The New Power Party (NPP) yesterday said it would next week discuss a proposal by NPP caucus whip Hsu Yung-ming (徐永明) to nominate a presidential candidate.
The proposal states that the party should determine whether to nominate a candidate for the presidential election in January next year by debating it at a national convention.
Nominating a presidential candidate would help the party’s long-term development and better meet the expectations of its supporters, the proposal says.
Photo: Chien Jung-fong, Taipei Times
“The NPP’s top priority is to ensure Taiwan’s sovereignty, democracy and freedom,” the party said in a statement.
The party is keeping “an open mind” regarding how that would be achieved and would discuss opinions on the matter, the party said.
Although the proposal was submitted to the NPP’s decisionmaking committee last week, Hsu originally brought up the idea as early as April, well before a protest on Sunday against China’s manipulation of Taiwanese media, the NPP said.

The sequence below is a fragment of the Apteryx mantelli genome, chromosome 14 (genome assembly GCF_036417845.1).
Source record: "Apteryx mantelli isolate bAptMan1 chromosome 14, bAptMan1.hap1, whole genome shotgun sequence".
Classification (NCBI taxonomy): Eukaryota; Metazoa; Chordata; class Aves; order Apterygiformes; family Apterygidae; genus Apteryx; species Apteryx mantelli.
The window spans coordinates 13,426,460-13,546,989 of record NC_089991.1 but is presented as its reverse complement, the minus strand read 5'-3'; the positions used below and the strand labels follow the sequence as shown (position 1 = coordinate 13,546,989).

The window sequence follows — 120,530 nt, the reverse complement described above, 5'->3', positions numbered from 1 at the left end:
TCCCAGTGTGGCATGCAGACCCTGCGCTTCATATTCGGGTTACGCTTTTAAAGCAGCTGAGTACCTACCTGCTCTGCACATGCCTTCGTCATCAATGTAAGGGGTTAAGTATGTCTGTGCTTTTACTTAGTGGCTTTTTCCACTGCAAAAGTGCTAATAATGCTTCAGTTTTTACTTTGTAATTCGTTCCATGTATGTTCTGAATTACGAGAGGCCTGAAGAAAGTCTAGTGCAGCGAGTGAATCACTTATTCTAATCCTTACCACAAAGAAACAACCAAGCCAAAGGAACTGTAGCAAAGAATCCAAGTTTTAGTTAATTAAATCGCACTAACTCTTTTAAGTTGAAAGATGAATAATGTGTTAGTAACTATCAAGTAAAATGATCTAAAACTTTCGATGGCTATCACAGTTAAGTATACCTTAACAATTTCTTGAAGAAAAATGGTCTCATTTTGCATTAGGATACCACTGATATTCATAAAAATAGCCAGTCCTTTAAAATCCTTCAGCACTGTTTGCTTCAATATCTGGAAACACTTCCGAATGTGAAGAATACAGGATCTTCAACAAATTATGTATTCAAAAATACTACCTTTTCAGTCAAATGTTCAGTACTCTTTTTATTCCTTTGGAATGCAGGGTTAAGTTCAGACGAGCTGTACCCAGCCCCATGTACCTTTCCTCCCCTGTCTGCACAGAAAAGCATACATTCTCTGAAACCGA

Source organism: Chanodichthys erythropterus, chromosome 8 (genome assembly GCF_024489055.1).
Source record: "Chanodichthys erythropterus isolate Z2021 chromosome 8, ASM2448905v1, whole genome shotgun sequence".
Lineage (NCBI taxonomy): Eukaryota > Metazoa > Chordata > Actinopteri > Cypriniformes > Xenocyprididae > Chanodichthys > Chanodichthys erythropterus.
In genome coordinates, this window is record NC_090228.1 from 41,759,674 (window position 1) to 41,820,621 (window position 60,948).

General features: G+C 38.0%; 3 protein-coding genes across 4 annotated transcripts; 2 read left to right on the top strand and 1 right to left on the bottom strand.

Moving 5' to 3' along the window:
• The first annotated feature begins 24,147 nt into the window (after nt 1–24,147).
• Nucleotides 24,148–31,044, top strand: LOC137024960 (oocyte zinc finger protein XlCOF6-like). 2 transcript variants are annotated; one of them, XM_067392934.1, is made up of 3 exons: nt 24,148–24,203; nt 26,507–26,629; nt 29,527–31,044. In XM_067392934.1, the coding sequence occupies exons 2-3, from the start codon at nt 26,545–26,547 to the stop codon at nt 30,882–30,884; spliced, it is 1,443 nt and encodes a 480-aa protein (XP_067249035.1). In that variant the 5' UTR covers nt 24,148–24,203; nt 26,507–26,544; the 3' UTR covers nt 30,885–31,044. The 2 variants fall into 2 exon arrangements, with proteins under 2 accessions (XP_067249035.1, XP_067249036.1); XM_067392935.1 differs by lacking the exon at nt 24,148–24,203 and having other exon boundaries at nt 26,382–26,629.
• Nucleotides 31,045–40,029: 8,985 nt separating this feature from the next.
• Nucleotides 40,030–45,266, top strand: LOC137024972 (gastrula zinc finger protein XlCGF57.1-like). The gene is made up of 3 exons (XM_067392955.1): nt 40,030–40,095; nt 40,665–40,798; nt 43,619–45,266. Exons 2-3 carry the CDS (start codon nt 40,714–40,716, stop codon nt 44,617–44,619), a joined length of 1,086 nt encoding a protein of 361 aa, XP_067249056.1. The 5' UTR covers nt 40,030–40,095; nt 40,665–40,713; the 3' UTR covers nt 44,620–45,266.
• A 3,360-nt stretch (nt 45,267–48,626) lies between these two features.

As no committee meetings have been scheduled for this week, the proposal would be discussed next week, it said.
The committee last week decided that the NPP should apply a consistent standard to all presidential candidates after each party completes its presidential nomination process, the party said.
“One thing is certain — the NPP will never support a candidate who does not identify with its core values, such as those taking a pro-China stance on the issue of Taiwan’s sovereignty,” it said.
Meanwhile, NPP Legislator Huang Kuo-chang (黃國昌) reiterated that he would not run for president.
He had learned from his friends that rumors are circulating about what he would do next, the former NPP chairman said on Facebook.
“Please stop spreading rumors. I have no intention of joining the presidential race next year and will not do that,” he wrote.
As he is not a member of the committee and is no longer responsible for party affairs, he is not involved in the party’s planning for the election, Huang wrote.
He will respect the committee’s decisions and proposals from members, he added.
Regarding his plans, he said he is focused on the Legislative Yuan’s provisional session and would inform the public of his next step after consulting a number of people.
Sunday’s protest was an effort by people from across party lines and did not belong to any political party or individual, Huang added.
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